Could jumping rope be a quick upgrade to your pre-round warmup?

It might be time to tweak your warm-up routine.

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Welcome to Play Smart, a game-improvement column that drops every Monday, Wednesday and Friday from Game Improvement Editor Luke Kerr-Dineen to help raise your golf IQ and play smarter, better golf.

I’ve always found the process of warming up a little tedious. Despite my slight breakthrough last year, I’d still rather just show up on the first tee and get going, rather than think too much about the dance that happens before it.

The problem that needs to be solved, though, is the literal act of warming up. Getting your body loose and activated before your round is a genuine necessity, and to do it properly you need to do more than hitting a few balls aimlessly into the distance. It takes time and involves some exercise.

Which is why, the other day, I had a thought: What if golfers started jumping rope?

The logic of it makes sense, after all. You use lots of golf specific-muscles, like the ones in your wrists, forearms, shoulders and back, along with a host of jumping muscles in your legs. It gets the heart pumping too — which is why people design entire workouts around them — and better yet, you can do it all in about five minutes.

Plus, it looks cool. Like a boxer getting ready to go spar. Perhaps I could start a trend.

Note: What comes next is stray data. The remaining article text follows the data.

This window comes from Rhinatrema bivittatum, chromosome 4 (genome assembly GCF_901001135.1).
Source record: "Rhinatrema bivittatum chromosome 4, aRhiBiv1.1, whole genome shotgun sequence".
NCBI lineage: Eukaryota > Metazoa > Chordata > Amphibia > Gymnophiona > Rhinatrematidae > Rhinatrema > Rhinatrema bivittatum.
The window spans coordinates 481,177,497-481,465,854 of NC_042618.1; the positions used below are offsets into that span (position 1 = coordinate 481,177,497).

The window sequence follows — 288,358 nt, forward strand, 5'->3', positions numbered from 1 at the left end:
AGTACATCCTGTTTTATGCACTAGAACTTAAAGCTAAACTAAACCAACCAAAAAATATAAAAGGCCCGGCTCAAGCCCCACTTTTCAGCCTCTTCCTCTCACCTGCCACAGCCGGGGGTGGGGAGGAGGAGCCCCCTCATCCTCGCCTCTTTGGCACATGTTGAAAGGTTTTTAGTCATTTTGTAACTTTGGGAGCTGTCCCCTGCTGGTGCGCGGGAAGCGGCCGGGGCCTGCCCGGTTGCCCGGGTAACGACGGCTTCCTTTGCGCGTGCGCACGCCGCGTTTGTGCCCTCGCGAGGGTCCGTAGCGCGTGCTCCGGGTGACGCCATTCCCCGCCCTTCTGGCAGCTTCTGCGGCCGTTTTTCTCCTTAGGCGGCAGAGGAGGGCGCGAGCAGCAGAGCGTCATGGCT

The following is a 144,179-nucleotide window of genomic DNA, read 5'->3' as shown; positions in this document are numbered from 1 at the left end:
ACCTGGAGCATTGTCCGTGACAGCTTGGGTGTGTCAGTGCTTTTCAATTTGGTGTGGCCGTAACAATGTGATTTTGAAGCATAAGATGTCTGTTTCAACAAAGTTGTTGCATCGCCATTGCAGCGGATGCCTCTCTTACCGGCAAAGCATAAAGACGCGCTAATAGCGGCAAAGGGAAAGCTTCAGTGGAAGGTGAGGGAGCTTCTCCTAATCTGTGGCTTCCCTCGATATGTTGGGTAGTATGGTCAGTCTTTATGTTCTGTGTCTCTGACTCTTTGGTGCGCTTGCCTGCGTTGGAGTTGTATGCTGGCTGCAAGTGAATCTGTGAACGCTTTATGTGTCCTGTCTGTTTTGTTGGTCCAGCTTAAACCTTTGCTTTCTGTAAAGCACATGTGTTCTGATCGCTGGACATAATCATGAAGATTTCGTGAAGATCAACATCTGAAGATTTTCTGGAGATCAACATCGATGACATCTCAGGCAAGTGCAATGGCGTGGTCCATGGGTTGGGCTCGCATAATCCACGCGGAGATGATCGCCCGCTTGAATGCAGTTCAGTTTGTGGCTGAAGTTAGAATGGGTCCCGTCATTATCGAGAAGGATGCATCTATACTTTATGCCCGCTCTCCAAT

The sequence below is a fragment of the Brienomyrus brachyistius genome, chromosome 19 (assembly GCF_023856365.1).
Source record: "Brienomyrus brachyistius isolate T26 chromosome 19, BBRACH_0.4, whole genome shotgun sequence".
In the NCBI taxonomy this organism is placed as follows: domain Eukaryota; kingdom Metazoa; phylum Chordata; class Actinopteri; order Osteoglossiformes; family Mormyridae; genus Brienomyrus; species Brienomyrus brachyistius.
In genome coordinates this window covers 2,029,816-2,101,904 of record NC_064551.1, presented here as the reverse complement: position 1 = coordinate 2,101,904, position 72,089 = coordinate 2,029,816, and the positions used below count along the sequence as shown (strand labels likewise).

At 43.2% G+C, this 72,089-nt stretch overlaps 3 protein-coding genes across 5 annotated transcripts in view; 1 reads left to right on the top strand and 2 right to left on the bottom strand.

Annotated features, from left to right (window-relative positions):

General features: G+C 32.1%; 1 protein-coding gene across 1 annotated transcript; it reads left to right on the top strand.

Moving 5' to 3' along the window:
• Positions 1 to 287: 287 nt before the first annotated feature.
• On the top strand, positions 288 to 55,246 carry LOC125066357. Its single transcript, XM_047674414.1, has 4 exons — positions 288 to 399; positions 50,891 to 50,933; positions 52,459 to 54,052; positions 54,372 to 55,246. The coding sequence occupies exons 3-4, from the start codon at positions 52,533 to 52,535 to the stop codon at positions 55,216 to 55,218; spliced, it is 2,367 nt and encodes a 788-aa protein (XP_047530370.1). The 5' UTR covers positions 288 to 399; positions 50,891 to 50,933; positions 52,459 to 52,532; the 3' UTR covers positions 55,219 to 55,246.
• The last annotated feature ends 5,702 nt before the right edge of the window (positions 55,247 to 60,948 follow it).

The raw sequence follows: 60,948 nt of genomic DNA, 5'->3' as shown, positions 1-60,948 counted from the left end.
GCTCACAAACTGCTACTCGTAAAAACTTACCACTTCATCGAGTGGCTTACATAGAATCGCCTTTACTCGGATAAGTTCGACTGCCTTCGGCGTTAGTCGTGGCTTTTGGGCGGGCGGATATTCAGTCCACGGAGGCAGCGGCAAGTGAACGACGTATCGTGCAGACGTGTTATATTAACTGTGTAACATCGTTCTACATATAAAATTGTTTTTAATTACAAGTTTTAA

I invested $9 in a jump rope and tried it a few times before a couple of range sessions. It seemed to do the job, so I put the question to Mike Carroll, the man behind the Fit For Golf app.

“Anything that gets your blood flowing and pumping through your veins and your muscles will be better than going from eight hours in the office chair to the range,” he said.

That got me excited, which was, it turns out, short-lived.

“But to be honest, some of the movements are very different,” he said. “There’s no rotation, there’s no separation, there’s no arm lift.”

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While jumping rope is an upgrade over nothing, Carroll went on to say, he suggests pairing it with other exercises like squats and lunges, and a couple of minutes of arm circles, followed by something explosive.

“Your warmup should probably look relatively similar to what happens in the sport,” he says. “The golf swing is about one second in duration. So we should start with getting the joints that are used in things like our hips, our spine, our shoulders, our neck, nice and warm, then gradually ramp up speed.”

As for my masterplan of hoping jumping rope could be one-size-fits-all warmup solution — that doesn’t seem to be the case. But if it’s an upgrade over nothing, at least that’s progress in its own, small way.

Luke Kerr-Dineen

Golf.com Contributor

Luke Kerr-Dineen is the Director of Service Journalism at GOLF Magazine and GOLF.com. In his role he oversees the brand’s game improvement content spanning instruction, equipment, health and fitness, across all of GOLF’s multimedia platforms.

An alumni of the International Junior Golf Academy and the University of South Carolina–Beaufort golf team, where he helped them to No. 1 in the national NAIA rankings, Luke moved to New York in 2012 to pursue his Masters degree in Journalism from Columbia University and in 2017 was named News Media Alliance’s “Rising Star.” His work has also appeared in USA Today, Golf Digest, Newsweek and The Daily Beast.

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